Friday, Feb. 24, 2012 | noon
The selling point of the action movie Act of Valor is its uncommon dedication to realism: The protagonists are all played by actual active-duty Navy SEALs, none of whom are credited. Many of the action sequences used live ammunition, since directors Mike McCoy and Scott Waugh essentially filmed SEAL training exercises and then fashioned them into a narrative. And McCoy and Waugh assert that this is the first movie to show the reality of how SEALs operate, as opposed to the phony Hollywood version showcased in other movies.
The result, however, is a poorly acted feature-length military recruitment video (which is how the project originated), with anonymous characters, a paint-by-numbers plot and jumbled, excessively violent action sequences. The stars of this movie may be real-life heroes and worthy documentary subjects, but that doesn’t make them good actors or compelling screen presences, and the clumsy script by Kurt Johnstad certainly doesn’t do these non-actors any favors.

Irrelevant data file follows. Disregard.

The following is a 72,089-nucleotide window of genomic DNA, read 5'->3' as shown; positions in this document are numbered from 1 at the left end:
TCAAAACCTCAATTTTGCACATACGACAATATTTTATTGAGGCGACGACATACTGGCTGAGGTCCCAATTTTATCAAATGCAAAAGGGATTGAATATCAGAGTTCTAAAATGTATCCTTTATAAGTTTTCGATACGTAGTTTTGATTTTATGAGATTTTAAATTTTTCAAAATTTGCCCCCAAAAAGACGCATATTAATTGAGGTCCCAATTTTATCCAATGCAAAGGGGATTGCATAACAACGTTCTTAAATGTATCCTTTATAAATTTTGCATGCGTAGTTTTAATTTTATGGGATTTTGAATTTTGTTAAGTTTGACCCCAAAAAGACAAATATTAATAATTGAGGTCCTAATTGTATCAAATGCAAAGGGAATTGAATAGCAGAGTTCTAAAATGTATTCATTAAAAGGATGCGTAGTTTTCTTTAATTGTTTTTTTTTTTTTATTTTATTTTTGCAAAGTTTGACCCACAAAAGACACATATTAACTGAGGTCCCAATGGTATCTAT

The story could be lifted from any season of 24, with a loosely defined terrorist network planning to set off bombs in major American cities. The SEALs who work to track down the bad guys lack any defining personality traits, and the effort to add patriotic gravitas by framing the movie with somber voiceover by one of the stars falls flat, since he sounds about as convincing as a kid in a school play. Recruitment videos are designed to be simplistic, one-sided and artless, but that approach is a failure when expanded into a narrative feature.